''So, how many of these did you take?''
Well, doesn't it say right there on the bottle? I know that, objectively, the fact that you find the patient licking the dust from inside their Vicodin bottle, even though the prescription was refilled less than a week ago, should have lasted them roughly until the implosion of our sun. But surely there must be some other explanation. If you can wake them up from their stupor long enough to hold a conversation, they'll tell you they're still in extreme pain. Or that their pain specialist doesn't understand them. Or their shiftless nephew stole them all. Or the evil Vicodin Fairy came and took them all back. But they certainly wouldn't take more than 1 tablet, q 12 hours, PRN for pain. That would be unethical, immoral and maybe even fattening.
''So, what did the poop look like?''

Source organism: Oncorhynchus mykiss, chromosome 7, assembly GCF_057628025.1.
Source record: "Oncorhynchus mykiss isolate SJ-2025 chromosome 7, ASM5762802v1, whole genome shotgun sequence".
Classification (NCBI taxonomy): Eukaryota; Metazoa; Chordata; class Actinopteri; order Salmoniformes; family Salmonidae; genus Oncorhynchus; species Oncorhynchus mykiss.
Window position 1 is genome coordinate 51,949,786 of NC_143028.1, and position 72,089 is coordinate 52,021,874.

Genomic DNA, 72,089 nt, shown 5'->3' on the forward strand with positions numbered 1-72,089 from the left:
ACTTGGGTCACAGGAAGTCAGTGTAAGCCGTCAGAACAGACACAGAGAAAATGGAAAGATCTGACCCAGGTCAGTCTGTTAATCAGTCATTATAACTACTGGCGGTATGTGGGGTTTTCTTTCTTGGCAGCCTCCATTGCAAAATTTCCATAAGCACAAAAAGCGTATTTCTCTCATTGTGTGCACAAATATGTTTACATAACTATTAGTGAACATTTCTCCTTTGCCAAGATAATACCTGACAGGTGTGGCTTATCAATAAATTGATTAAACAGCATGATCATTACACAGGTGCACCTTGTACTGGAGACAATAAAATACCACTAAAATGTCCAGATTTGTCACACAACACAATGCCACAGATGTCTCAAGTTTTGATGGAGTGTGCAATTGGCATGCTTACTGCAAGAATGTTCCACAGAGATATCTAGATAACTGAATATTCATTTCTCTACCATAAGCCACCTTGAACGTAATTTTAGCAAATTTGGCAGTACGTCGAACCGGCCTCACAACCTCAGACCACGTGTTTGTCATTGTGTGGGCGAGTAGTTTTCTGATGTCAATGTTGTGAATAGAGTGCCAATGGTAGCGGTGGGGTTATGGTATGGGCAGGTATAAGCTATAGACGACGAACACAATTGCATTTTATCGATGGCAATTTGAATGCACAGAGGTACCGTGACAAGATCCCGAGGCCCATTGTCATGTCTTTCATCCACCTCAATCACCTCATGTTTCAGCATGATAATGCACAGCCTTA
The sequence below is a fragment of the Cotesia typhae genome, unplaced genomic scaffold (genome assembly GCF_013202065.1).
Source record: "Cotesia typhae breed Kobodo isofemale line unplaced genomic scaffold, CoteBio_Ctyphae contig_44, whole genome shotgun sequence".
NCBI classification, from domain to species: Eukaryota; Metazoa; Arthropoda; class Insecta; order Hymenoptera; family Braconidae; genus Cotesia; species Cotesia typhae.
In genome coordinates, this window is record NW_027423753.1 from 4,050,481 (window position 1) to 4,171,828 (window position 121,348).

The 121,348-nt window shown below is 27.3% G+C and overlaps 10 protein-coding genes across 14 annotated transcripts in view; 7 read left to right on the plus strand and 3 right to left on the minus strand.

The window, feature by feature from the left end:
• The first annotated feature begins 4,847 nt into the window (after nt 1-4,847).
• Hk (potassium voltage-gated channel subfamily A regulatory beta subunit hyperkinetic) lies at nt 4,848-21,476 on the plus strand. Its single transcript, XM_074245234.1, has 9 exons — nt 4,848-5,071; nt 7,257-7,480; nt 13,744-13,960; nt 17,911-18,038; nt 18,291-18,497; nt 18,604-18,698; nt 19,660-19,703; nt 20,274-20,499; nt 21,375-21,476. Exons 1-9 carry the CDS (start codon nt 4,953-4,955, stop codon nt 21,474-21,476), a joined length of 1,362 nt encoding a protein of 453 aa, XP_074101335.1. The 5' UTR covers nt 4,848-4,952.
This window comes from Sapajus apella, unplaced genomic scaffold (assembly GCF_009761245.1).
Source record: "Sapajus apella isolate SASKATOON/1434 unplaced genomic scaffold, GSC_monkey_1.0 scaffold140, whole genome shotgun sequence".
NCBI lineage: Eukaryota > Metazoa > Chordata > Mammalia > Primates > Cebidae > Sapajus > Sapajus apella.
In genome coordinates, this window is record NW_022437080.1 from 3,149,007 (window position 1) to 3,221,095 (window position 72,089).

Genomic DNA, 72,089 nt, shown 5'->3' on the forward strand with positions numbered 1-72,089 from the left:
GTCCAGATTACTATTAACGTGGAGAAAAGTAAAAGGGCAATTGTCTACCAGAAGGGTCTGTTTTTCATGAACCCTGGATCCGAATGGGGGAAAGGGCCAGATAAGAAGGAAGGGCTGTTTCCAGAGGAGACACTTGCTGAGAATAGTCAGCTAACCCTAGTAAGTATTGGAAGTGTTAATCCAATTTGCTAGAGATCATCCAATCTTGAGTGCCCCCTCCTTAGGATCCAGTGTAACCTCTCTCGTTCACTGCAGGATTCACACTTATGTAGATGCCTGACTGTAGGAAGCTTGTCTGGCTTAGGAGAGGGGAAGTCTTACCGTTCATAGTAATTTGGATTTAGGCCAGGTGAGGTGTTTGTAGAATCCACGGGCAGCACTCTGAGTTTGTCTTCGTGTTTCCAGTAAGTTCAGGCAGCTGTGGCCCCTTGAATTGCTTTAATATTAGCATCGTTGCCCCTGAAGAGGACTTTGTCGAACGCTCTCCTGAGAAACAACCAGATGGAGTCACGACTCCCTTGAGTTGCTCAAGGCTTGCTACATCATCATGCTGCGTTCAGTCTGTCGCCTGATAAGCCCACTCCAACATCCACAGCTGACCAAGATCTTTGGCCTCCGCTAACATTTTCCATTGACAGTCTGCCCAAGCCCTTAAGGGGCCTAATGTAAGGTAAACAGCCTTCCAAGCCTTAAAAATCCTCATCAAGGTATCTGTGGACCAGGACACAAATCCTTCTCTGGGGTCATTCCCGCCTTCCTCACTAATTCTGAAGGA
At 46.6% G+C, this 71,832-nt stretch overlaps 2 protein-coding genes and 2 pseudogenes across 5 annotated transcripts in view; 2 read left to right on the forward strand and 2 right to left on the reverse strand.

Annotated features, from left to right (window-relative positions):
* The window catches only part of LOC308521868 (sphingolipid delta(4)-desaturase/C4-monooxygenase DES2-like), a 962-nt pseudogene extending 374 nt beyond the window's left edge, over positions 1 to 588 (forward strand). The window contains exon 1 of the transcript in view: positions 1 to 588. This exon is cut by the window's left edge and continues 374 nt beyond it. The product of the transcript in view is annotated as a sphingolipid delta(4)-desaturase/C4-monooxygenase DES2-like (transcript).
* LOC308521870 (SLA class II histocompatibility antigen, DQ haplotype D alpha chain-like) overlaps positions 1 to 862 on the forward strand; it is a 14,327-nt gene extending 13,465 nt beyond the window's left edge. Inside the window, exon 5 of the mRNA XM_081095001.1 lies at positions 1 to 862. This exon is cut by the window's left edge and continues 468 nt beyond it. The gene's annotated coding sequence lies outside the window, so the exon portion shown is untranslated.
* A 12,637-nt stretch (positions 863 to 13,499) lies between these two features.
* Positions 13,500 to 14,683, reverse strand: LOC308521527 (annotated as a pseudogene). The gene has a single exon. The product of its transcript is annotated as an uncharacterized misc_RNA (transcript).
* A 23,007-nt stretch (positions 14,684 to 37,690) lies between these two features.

Yeah, I know this is a germane question. You want to know if it was melena, or hematochezia or just plain old bloody-streaked poop from chronic hemorrhoids. But invariably, they'll apologetically tell you they already flushed the toilet, and if they don't, do you really want to open the Cool Whip container they so helpfully provided? Better to just get some orthostatic vital signs and let the ER doctor find out what's behind Lid #3. Or if you must know, have your partner open it.
''Do you feel anything out of the ordinary down there?''
Yes, I suppose if the guy complains of groin pain, we'd need to know if the patient has an incarcerated inguinal hernia, if for no other reason than to recognize the need for pain relief and the need for a surgeon. But what do you do if they tell you they're not sure? Because then, you're honor-bound to examine the area in question, and possibly even palpate it. Aside from directly violating EMS Rule #1 (Handle no one's junk but your own), it can also lead to a number of nasty surprises, like the aforementioned hernia, or testicular torsions, or genital warts. Or maybe even the partially absorbed skeleton of his unborn twin. Ignorance is bliss, folks.
''How do you spell that?''